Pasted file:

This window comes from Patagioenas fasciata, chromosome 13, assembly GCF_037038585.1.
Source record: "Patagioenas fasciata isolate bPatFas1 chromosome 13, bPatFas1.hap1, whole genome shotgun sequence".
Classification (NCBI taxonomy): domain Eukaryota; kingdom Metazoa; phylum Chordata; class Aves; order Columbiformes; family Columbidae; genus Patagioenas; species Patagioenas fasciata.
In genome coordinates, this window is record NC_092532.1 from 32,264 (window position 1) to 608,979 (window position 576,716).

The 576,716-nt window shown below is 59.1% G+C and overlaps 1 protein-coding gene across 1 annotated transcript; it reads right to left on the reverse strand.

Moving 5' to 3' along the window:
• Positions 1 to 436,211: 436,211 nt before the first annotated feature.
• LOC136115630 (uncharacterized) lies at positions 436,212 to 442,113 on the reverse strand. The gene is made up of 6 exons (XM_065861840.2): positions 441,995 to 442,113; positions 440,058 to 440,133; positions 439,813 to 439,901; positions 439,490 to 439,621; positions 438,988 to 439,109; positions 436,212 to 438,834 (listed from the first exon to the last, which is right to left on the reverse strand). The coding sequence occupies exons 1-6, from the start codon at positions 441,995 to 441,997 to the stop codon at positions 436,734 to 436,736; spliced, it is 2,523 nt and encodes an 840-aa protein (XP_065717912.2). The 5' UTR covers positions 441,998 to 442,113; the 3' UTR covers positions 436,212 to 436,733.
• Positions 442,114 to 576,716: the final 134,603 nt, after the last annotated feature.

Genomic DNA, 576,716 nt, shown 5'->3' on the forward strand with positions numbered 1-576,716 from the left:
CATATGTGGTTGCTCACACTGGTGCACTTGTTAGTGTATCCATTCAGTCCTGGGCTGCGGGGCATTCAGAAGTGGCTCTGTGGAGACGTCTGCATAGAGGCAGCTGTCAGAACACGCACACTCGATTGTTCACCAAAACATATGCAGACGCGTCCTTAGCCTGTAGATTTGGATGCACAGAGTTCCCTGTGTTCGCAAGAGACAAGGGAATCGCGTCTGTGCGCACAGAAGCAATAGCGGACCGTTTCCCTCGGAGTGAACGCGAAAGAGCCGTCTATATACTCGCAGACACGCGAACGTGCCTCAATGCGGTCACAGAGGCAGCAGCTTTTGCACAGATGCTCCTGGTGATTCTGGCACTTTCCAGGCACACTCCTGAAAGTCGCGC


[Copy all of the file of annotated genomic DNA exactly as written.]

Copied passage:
This window comes from Patagioenas fasciata, chromosome 13, assembly GCF_037038585.1.
Source record: "Patagioenas fasciata isolate bPatFas1 chromosome 13, bPatFas1.hap1, whole genome shotgun sequence".
Classification (NCBI taxonomy): domain Eukaryota; kingdom Metazoa; phylum Chordata; class Aves; order Columbiformes; family Columbidae; genus Patagioenas; species Patagioenas fasciata.
In genome coordinates, this window is record NC_092532.1 from 32,264 (window position 1) to 608,979 (window position 576,716).

The 576,716-nt window shown below is 59.1% G+C and overlaps 1 protein-coding gene across 1 annotated transcript; it reads right to left on the reverse strand.

Moving 5' to 3' along the window:
• Positions 1 to 436,211: 436,211 nt before the first annotated feature.
• LOC136115630 (uncharacterized) lies at positions 436,212 to 442,113 on the reverse strand. The gene is made up of 6 exons (XM_065861840.2): positions 441,995 to 442,113; positions 440,058 to 440,133; positions 439,813 to 439,901; positions 439,490 to 439,621; positions 438,988 to 439,109; positions 436,212 to 438,834 (listed from the first exon to the last, which is right to left on the reverse strand). The coding sequence occupies exons 1-6, from the start codon at positions 441,995 to 441,997 to the stop codon at positions 436,734 to 436,736; spliced, it is 2,523 nt and encodes an 840-aa protein (XP_065717912.2). The 5' UTR covers positions 441,998 to 442,113; the 3' UTR covers positions 436,212 to 436,733.
• Positions 442,114 to 576,716: the final 134,603 nt, after the last annotated feature.

Genomic DNA, 576,716 nt, shown 5'->3' on the forward strand with positions numbered 1-576,716 from the left:
CATATGTGGTTGCTCACACTGGTGCACTTGTTAGTGTATCCATTCAGTCCTGGGCTGCGGGGCATTCAGAAGTGGCTCTGTGGAGACGTCTGCATAGAGGCAGCTGTCAGAACACGCACACTCGATTGTTCACCAAAACATATGCAGACGCGTCCTTAGCCTGTAGATTTGGATGCACAGAGTTCCCTGTGTTCGCAAGAGACAAGGGAATCGCGTCTGTGCGCACAGAAGCAATAGCGGACCGTTTCCCTCGGAGTGAACGCGAAAGAGCCGTCTATATACTCGCAGACACGCGAACGTGCCTCAATGCGGTCACAGAGGCAGCAGCTTTTGCACAGATGCTCCTGGTGATTCTGGCACTTTCCAGGCACACTCCTGAAAGTCGCGC